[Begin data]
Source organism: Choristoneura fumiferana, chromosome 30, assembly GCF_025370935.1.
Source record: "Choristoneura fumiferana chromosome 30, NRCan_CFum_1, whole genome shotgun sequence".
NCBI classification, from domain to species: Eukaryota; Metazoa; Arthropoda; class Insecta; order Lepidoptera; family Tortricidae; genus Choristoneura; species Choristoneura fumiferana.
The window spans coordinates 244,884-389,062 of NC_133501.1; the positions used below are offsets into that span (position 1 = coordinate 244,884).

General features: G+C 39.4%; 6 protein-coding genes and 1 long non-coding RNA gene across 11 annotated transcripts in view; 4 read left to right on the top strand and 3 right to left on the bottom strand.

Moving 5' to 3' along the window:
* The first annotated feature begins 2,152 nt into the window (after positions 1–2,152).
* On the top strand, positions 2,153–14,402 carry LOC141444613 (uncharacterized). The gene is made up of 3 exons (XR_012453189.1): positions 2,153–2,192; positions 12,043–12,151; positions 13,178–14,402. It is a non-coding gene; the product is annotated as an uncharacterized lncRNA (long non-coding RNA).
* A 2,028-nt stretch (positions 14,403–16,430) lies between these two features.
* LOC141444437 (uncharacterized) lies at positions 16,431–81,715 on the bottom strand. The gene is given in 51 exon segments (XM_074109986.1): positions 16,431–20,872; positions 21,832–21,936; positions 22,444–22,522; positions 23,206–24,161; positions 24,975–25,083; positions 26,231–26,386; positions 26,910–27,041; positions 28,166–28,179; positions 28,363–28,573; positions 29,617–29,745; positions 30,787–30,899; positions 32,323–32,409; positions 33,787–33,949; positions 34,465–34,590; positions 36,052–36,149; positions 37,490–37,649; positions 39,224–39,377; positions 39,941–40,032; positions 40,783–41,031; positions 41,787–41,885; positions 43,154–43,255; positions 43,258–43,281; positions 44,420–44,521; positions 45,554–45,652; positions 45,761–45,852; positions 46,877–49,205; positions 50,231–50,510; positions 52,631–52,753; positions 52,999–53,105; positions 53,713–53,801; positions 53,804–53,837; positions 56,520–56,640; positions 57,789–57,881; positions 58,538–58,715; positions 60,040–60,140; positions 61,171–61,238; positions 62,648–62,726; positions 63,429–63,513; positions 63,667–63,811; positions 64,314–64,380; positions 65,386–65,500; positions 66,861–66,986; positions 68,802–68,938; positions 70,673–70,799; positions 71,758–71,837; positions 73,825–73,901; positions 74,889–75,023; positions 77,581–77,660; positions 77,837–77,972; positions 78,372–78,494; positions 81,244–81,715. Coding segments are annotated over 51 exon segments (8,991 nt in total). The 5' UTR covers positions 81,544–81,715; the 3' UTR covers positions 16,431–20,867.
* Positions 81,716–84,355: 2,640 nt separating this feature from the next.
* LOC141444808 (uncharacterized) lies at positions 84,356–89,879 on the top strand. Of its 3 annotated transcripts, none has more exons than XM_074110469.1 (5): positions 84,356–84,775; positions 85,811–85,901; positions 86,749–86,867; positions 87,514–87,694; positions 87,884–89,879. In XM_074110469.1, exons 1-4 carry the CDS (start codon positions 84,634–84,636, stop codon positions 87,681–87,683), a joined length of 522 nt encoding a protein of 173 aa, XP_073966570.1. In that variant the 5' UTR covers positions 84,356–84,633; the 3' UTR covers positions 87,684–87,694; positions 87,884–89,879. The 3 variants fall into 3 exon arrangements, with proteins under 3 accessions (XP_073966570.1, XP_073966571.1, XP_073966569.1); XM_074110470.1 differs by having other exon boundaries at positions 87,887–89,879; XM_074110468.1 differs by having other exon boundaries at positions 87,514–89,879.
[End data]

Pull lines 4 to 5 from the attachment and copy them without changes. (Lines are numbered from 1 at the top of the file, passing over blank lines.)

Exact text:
The window spans coordinates 244,884-389,062 of NC_133501.1; the positions used below are offsets into that span (position 1 = coordinate 244,884).

General features: G+C 39.4%; 6 protein-coding genes and 1 long non-coding RNA gene across 11 annotated transcripts in view; 4 read left to right on the top strand and 3 right to left on the bottom strand.